Most Powerful Woman in the World

Fareed Zakaria of CNN interviewed Indra Nooyi, CEO of Pepsico on his Sunday GPS show. Zakaria asked Nooyi to respond to her reputation as the world’s most powerful woman.  She seemed embarrassed by the title, but remarked that she works very hard, often sacrificing precious family time.  The interview moved along fairly tamely until it came to the question of healthy food and the growing American problem of obesity.  As you may know, Pepsico is a snack food conglomerate.  Their products include Pepsi, Gatorade and other sugary drinks and Frito Lay, known for salty chips.  She was not at all apologetic and gave what I thought to be an incredibly silly but revealing  answer which to me was a tacit admission that Pepsico is more concerned with profit, than juvenile diabetes or clogged arteries.  She characterized Pepsico’s products as “20% good for you and 80% fun for you”.  Said another way, what’s good for you is not fun for you, and what’s fun for you may not be good for your health. It sounded like a clever marketing pitch to skirt the question, but it does show that Pepsico is 80% about profit. Once the 20% becomes more profitable, things will change, but this is likely to take a long time.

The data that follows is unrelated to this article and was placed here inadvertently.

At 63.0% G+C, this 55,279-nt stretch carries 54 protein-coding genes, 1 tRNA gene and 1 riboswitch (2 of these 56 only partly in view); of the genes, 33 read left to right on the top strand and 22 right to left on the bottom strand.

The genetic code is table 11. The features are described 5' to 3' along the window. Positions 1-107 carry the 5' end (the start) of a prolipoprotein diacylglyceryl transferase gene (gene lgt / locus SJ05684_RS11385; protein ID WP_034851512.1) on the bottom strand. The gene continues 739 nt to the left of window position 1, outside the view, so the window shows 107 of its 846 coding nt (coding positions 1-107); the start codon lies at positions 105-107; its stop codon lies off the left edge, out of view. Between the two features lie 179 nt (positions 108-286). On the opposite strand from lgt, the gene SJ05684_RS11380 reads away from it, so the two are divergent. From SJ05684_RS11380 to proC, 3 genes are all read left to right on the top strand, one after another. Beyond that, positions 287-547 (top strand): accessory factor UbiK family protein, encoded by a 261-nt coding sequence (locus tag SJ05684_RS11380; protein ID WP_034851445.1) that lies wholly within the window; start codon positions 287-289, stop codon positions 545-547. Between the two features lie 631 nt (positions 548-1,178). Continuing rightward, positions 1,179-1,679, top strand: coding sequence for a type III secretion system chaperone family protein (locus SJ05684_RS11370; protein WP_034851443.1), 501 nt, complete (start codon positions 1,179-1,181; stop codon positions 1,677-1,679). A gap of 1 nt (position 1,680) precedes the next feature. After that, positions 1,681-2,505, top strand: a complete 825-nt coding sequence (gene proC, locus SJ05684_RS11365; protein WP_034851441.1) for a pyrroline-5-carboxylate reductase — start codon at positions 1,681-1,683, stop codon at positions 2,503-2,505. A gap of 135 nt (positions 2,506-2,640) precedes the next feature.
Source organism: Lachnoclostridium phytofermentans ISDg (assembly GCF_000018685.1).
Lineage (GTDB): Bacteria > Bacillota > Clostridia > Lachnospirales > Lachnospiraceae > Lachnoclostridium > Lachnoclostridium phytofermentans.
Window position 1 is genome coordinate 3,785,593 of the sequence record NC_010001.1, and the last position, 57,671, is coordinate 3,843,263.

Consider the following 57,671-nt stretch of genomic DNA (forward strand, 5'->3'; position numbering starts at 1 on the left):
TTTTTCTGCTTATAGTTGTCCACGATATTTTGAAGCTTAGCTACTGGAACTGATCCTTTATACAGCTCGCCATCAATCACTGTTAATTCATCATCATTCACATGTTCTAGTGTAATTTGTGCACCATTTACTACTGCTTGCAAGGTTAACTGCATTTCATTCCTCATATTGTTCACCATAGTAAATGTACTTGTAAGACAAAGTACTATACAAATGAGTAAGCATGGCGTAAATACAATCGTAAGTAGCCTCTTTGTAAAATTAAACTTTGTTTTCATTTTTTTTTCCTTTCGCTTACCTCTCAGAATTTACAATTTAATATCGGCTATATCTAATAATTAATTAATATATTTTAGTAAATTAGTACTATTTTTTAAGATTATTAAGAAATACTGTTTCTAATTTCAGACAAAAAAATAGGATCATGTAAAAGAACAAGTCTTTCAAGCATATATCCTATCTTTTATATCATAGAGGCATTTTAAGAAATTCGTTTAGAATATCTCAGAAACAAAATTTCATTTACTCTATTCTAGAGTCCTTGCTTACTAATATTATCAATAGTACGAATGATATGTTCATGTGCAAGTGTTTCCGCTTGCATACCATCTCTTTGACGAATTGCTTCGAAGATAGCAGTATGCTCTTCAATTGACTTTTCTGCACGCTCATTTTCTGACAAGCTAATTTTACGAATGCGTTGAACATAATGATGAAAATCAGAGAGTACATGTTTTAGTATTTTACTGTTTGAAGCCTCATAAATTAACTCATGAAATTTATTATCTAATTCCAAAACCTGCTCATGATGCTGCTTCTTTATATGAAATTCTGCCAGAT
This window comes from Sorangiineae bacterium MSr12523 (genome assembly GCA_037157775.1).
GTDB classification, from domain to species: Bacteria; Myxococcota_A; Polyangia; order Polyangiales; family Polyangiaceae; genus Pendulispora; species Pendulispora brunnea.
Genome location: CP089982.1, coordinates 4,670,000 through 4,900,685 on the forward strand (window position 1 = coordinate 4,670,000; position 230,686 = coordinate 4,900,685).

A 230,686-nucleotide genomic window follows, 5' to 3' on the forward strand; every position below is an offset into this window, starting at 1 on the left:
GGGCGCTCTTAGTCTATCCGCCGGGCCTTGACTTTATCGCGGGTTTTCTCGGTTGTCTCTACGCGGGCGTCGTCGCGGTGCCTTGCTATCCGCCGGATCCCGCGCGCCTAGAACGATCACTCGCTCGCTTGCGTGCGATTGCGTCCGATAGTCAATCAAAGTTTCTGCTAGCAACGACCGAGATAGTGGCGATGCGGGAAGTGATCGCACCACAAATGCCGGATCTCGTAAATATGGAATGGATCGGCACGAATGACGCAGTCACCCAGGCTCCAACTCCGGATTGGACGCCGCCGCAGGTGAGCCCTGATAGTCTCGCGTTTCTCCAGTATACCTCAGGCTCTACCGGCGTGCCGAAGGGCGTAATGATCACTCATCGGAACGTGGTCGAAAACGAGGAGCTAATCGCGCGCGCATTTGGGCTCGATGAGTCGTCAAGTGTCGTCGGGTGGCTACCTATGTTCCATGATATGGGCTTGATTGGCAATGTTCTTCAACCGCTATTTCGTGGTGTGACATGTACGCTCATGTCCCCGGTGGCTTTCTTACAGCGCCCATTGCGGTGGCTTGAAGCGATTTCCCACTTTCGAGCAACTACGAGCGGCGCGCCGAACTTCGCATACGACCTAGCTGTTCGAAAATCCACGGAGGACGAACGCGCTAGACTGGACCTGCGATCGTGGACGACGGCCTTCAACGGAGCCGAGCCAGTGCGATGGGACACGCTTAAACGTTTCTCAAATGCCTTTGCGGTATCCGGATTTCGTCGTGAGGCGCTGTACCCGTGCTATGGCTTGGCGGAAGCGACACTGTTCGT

30 years ago, I heard Ralph Nader speak at the University of Arkansas.  He described a hot dog as a pink missile and railed against snack food, suggesting that the vending machines could be stocked with healthier food.  Fast forward to 2011, and not much has changed.  The majority of stuff I see in the snack aisles at the supermarket and in vending machines are sugary drinks, candy bars and salty chips.  Just the other day I was delighted to see a bag of sunflower seeds in the vending machine where I work.  I was disappointed to learn that the seed shells were coated in a powdery salt.  I guess seeds qualify as “good”, and with all the salt also “fun”.  But those seeds were unsafe at any speed and not even fit for the birds, who seem, by and large, more fit than an average American.

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